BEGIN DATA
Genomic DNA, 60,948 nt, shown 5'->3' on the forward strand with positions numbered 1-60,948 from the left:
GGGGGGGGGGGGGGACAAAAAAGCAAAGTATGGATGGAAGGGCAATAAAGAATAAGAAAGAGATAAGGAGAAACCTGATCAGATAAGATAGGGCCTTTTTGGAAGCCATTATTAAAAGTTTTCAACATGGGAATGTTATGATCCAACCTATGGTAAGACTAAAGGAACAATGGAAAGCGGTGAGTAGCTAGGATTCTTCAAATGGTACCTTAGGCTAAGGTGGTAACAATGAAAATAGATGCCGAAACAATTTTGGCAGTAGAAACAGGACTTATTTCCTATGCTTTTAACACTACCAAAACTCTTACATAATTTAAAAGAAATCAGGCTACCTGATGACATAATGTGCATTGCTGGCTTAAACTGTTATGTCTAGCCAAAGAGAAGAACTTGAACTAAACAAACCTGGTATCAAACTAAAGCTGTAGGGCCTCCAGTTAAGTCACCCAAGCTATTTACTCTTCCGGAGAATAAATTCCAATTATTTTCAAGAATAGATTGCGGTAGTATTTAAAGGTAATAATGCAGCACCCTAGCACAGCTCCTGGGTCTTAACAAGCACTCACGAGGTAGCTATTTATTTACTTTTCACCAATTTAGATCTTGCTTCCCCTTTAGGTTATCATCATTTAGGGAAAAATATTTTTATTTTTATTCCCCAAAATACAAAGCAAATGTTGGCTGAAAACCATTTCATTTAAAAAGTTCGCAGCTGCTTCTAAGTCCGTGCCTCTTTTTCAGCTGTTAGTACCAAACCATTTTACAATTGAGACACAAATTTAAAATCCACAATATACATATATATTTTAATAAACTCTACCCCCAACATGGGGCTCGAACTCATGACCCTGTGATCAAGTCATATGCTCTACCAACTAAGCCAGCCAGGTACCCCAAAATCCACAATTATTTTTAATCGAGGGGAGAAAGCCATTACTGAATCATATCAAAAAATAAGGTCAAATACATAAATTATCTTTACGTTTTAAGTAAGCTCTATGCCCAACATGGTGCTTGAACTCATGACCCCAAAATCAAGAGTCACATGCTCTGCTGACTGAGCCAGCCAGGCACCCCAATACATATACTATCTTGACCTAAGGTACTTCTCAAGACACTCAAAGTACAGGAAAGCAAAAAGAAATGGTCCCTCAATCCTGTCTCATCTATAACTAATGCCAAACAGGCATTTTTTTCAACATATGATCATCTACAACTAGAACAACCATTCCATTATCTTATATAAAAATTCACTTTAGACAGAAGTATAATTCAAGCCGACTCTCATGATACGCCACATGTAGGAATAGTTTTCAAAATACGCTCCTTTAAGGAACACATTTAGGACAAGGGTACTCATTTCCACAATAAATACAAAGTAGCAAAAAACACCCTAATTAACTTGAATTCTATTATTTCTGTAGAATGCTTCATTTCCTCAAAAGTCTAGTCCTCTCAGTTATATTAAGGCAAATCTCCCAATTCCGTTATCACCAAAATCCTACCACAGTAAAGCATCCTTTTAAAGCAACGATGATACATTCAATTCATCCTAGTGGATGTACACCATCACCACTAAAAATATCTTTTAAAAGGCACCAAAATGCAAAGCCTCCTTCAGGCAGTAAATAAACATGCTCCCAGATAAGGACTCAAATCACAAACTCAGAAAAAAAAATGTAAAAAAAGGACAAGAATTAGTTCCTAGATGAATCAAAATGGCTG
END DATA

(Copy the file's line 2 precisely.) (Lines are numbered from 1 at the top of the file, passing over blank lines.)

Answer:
GGGGGGGGGGGGGGACAAAAAAGCAAAGTATGGATGGAAGGGCAATAAAGAATAAGAAAGAGATAAGGAGAAACCTGATCAGATAAGATAGGGCCTTTTTGGAAGCCATTATTAAAAGTTTTCAACATGGGAATGTTATGATCCAACCTATGGTAAGACTAAAGGAACAATGGAAAGCGGTGAGTAGCTAGGATTCTTCAAATGGTACCTTAGGCTAAGGTGGTAACAATGAAAATAGATGCCGAAACAATTTTGGCAGTAGAAACAGGACTTATTTCCTATGCTTTTAACACTACCAAAACTCTTACATAATTTAAAAGAAATCAGGCTACCTGATGACATAATGTGCATTGCTGGCTTAAACTGTTATGTCTAGCCAAAGAGAAGAACTTGAACTAAACAAACCTGGTATCAAACTAAAGCTGTAGGGCCTCCAGTTAAGTCACCCAAGCTATTTACTCTTCCGGAGAATAAATTCCAATTATTTTCAAGAATAGATTGCGGTAGTATTTAAAGGTAATAATGCAGCACCCTAGCACAGCTCCTGGGTCTTAACAAGCACTCACGAGGTAGCTATTTATTTACTTTTCACCAATTTAGATCTTGCTTCCCCTTTAGGTTATCATCATTTAGGGAAAAATATTTTTATTTTTATTCCCCAAAATACAAAGCAAATGTTGGCTGAAAACCATTTCATTTAAAAAGTTCGCAGCTGCTTCTAAGTCCGTGCCTCTTTTTCAGCTGTTAGTACCAAACCATTTTACAATTGAGACACAAATTTAAAATCCACAATATACATATATATTTTAATAAACTCTACCCCCAACATGGGGCTCGAACTCATGACCCTGTGATCAAGTCATATGCTCTACCAACTAAGCCAGCCAGGTACCCCAAAATCCACAATTATTTTTAATCGAGGGGAGAAAGCCATTACTGAATCATATCAAAAAATAAGGTCAAATACATAAATTATCTTTACGTTTTAAGTAAGCTCTATGCCCAACATGGTGCTTGAACTCATGACCCCAAAATCAAGAGTCACATGCTCTGCTGACTGAGCCAGCCAGGCACCCCAATACATATACTATCTTGACCTAAGGTACTTCTCAAGACACTCAAAGTACAGGAAAGCAAAAAGAAATGGTCCCTCAATCCTGTCTCATCTATAACTAATGCCAAACAGGCATTTTTTTCAACATATGATCATCTACAACTAGAACAACCATTCCATTATCTTATATAAAAATTCACTTTAGACAGAAGTATAATTCAAGCCGACTCTCATGATACGCCACATGTAGGAATAGTTTTCAAAATACGCTCCTTTAAGGAACACATTTAGGACAAGGGTACTCATTTCCACAATAAATACAAAGTAGCAAAAAACACCCTAATTAACTTGAATTCTATTATTTCTGTAGAATGCTTCATTTCCTCAAAAGTCTAGTCCTCTCAGTTATATTAAGGCAAATCTCCCAATTCCGTTATCACCAAAATCCTACCACAGTAAAGCATCCTTTTAAAGCAACGATGATACATTCAATTCATCCTAGTGGATGTACACCATCACCACTAAAAATATCTTTTAAAAGGCACCAAAATGCAAAGCCTCCTTCAGGCAGTAAATAAACATGCTCCCAGATAAGGACTCAAATCACAAACTCAGAAAAAAAAATGTAAAAAAAGGACAAGAATTAGTTCCTAGATGAATCAAAATGGCTG